By Jill Keppeler
The Tonawanda News
Tonawanda News — Although hundreds, maybe thousands, of Western New York residents drive past the Town of Tonawanda-Kenmore Historical Society Museum on any given day, most of them have never been inside ... or have no idea what role the steepled brick building between Delaware and Elmwood avenues serves these days.
But if they’ve ever wondered ... today’s their lucky day.
An open house will take place from noon to 6 p.m. today at the museum, 100 Knoche Road, Town of Tonawanda. Ed Adamczyk, Kenmore historian, said that it’s an effort to expand the usual hours (1:30 to 4 p.m. the second and fourth Sundays of every month) to lure in a few of those passers-by.
“It’s dedicated to all the people who say, ‘I always wanted to come up but never get the chance’ or ‘I know where the building is, but never made it out there,’ “ he said. “Now’s their big chance.
“We want people to know we’re around. We’re a source of information and I think people should know about us.”
The building was erected in 1949 as a German evangelical church, a role it served until 1967. Three years later, it was acquired by the Town of Tonawanda and opened as a museum in 1976. Today, after three major repair projects and other smaller ones, it continues in that role, playing host to monthly presentations and home to countless artifacts, photos and information on the Kenmore-Tonawanda area.
“I can’t tell you the number of people who say they’re driven by on the 290, they’ve seen the building .. but they’ve never stopped in,” said John Percy, Town of Tonawanda historian since 1973.
The society’s mission manifests itself in a variety of ways, including monthly presentations on a variety of topics from Crystal Beach (which drew a crowd) to the history of quilting. Upcoming topics for the presentations, which take place at 7:15 p.m. on the second Tuesday of each month, include the War of 1812 and the Curtiss-Wright Corp.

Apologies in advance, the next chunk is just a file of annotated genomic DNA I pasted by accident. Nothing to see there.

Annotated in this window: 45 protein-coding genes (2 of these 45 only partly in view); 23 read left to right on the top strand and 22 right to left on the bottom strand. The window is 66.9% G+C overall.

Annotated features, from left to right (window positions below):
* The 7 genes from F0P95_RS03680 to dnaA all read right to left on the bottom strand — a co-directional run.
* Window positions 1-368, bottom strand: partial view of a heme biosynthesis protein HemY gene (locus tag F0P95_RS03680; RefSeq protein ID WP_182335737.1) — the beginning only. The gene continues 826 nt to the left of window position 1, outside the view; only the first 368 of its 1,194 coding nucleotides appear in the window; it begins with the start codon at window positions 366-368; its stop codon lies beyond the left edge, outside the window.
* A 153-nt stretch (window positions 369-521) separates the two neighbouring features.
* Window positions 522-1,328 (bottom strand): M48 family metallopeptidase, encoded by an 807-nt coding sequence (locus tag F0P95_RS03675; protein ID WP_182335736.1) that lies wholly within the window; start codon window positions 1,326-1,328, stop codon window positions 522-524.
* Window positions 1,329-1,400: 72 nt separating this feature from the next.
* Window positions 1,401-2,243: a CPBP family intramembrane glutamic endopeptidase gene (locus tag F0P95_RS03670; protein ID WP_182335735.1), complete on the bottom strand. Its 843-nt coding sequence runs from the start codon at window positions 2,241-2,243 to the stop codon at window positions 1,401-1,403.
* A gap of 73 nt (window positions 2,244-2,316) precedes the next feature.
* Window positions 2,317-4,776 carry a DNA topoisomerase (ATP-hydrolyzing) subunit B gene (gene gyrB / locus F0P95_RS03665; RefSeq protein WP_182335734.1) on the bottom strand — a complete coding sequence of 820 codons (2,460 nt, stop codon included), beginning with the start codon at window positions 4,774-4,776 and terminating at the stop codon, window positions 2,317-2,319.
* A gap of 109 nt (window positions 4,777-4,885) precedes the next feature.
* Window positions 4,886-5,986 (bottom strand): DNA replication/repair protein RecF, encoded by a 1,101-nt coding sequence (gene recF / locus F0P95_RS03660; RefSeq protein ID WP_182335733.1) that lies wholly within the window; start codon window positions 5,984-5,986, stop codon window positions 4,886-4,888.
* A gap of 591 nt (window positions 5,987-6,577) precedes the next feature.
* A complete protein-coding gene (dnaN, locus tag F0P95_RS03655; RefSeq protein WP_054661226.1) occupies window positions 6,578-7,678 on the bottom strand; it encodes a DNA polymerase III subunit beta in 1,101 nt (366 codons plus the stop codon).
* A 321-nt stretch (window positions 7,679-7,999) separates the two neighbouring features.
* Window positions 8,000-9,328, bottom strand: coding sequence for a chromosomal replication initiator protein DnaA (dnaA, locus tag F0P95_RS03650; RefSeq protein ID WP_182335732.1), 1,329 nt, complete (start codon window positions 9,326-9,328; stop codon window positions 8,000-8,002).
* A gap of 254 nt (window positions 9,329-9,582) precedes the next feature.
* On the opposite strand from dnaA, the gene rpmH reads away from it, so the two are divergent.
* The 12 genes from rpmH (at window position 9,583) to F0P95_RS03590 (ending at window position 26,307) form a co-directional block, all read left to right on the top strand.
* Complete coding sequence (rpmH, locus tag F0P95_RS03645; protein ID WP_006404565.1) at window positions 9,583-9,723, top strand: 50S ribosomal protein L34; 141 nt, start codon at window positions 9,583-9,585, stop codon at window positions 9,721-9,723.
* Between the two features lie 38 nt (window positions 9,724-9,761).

“The idea of getting people together and in one room at one time seems to be going out of style. People have other commitments,” Adamczyk said. “We’re doing something a bit anachronistic around here ... trying to encourage people to show up together and listen to something.”
The 163-year-old building also houses a lot of history not only in the form of the former church itself, but the work and collections of historical society members and volunteers.
“We’ve had a lot of volunteers over the years who’ve done some wonderful things,” Percy said.
A research center houses 80 notebooks full of historical information about the area. There are many old photographs, including more than 1,000 digitalized pictures, and nearly every yearbook from Kenmore East and Kenmore West high schools and Kenmore High School that preceded them.
A new exhibit on Kenmore is in progress, joining other exhibits including an Erie Canal diorama and an exhibit on aircraft produced in the Ken-Ton area.
“We have some remarkable history here,” Adamczyk said. “We have the Erie Canal. We have take the credit for winning World War II in our factories. And somebody’s got to look after this stuff.
“And that’s where we come in.”IF YOU GO • WHAT: Open house • WHEN: Noon to 6 p.m. today • WHERE: Tonawanda-Kenmore Historical Society Museum, 100 Knoche Road, Town of Tonawanda. • MORE INFO: Call 873-5774.